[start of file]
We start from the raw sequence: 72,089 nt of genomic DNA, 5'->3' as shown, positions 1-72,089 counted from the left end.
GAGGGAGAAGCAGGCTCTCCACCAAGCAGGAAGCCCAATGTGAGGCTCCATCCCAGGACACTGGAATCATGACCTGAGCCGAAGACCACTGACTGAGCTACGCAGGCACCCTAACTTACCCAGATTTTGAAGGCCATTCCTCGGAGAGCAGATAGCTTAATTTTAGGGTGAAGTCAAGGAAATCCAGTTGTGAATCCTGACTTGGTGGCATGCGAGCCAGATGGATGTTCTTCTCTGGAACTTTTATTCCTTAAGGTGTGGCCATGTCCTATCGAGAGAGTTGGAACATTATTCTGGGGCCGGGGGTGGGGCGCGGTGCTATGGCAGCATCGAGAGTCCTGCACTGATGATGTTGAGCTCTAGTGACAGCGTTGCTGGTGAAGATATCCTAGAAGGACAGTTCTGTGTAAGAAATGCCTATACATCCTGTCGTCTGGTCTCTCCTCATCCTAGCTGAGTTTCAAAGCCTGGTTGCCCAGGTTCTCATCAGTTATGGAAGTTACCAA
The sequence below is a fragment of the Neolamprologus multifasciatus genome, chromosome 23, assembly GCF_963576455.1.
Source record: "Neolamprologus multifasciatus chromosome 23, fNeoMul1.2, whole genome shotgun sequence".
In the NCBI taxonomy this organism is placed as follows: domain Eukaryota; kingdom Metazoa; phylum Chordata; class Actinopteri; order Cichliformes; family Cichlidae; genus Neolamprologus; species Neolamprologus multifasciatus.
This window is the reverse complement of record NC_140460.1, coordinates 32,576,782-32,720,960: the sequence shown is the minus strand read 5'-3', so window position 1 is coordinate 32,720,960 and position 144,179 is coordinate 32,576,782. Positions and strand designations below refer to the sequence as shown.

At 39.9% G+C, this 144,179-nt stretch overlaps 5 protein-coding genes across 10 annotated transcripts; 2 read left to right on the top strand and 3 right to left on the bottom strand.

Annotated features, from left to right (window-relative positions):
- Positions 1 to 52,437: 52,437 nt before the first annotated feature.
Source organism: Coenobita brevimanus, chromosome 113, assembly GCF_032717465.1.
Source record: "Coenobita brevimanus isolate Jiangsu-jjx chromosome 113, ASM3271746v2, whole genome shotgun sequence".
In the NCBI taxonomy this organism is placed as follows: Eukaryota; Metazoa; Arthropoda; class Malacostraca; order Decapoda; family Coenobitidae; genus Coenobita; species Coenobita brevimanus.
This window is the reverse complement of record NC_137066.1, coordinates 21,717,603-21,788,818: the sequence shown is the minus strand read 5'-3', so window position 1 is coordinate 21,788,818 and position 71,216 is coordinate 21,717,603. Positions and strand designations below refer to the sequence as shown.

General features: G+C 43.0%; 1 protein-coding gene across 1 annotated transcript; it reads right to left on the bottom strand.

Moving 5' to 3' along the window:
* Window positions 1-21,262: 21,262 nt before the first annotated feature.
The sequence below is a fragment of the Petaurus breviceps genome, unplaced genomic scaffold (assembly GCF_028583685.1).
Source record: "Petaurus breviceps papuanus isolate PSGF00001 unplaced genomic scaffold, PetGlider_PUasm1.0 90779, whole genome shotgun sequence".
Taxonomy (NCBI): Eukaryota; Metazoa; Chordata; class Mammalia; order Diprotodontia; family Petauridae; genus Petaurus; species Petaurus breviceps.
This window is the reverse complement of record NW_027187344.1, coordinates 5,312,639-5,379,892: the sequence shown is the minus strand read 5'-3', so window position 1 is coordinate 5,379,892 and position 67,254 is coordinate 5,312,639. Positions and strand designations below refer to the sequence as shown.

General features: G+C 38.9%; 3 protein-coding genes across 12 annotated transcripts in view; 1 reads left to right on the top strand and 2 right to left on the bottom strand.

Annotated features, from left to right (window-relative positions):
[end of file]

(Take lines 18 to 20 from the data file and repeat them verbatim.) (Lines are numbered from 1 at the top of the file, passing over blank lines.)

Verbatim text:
Source record: "Petaurus breviceps papuanus isolate PSGF00001 unplaced genomic scaffold, PetGlider_PUasm1.0 90779, whole genome shotgun sequence".
Taxonomy (NCBI): Eukaryota; Metazoa; Chordata; class Mammalia; order Diprotodontia; family Petauridae; genus Petaurus; species Petaurus breviceps.
This window is the reverse complement of record NW_027187344.1, coordinates 5,312,639-5,379,892: the sequence shown is the minus strand read 5'-3', so window position 1 is coordinate 5,379,892 and position 67,254 is coordinate 5,312,639. Positions and strand designations below refer to the sequence as shown.